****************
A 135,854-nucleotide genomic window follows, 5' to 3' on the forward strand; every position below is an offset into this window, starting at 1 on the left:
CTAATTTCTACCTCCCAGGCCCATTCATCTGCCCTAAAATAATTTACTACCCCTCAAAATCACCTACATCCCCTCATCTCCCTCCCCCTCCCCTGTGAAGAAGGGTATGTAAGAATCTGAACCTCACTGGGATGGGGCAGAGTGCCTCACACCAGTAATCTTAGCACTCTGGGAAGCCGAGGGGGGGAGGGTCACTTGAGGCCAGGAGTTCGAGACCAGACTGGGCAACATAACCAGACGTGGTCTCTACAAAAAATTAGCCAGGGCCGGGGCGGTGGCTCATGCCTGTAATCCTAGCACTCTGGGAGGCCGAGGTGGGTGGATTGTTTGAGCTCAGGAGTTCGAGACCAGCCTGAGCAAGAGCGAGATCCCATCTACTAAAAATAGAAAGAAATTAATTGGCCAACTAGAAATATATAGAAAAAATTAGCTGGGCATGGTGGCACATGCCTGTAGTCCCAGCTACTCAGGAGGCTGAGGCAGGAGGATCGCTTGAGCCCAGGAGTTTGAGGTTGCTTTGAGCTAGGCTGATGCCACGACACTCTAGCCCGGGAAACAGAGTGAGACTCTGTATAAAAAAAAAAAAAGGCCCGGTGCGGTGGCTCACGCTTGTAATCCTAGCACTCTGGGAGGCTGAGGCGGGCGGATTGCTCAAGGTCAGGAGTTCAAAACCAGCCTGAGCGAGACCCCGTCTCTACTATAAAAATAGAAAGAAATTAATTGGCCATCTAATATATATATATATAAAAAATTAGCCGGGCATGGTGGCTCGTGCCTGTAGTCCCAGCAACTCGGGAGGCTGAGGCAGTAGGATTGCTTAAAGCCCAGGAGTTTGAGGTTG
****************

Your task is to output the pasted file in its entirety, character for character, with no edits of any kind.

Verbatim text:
A 135,854-nucleotide genomic window follows, 5' to 3' on the forward strand; every position below is an offset into this window, starting at 1 on the left:
CTAATTTCTACCTCCCAGGCCCATTCATCTGCCCTAAAATAATTTACTACCCCTCAAAATCACCTACATCCCCTCATCTCCCTCCCCCTCCCCTGTGAAGAAGGGTATGTAAGAATCTGAACCTCACTGGGATGGGGCAGAGTGCCTCACACCAGTAATCTTAGCACTCTGGGAAGCCGAGGGGGGGAGGGTCACTTGAGGCCAGGAGTTCGAGACCAGACTGGGCAACATAACCAGACGTGGTCTCTACAAAAAATTAGCCAGGGCCGGGGCGGTGGCTCATGCCTGTAATCCTAGCACTCTGGGAGGCCGAGGTGGGTGGATTGTTTGAGCTCAGGAGTTCGAGACCAGCCTGAGCAAGAGCGAGATCCCATCTACTAAAAATAGAAAGAAATTAATTGGCCAACTAGAAATATATAGAAAAAATTAGCTGGGCATGGTGGCACATGCCTGTAGTCCCAGCTACTCAGGAGGCTGAGGCAGGAGGATCGCTTGAGCCCAGGAGTTTGAGGTTGCTTTGAGCTAGGCTGATGCCACGACACTCTAGCCCGGGAAACAGAGTGAGACTCTGTATAAAAAAAAAAAAAGGCCCGGTGCGGTGGCTCACGCTTGTAATCCTAGCACTCTGGGAGGCTGAGGCGGGCGGATTGCTCAAGGTCAGGAGTTCAAAACCAGCCTGAGCGAGACCCCGTCTCTACTATAAAAATAGAAAGAAATTAATTGGCCATCTAATATATATATATATAAAAAATTAGCCGGGCATGGTGGCTCGTGCCTGTAGTCCCAGCAACTCGGGAGGCTGAGGCAGTAGGATTGCTTAAAGCCCAGGAGTTTGAGGTTG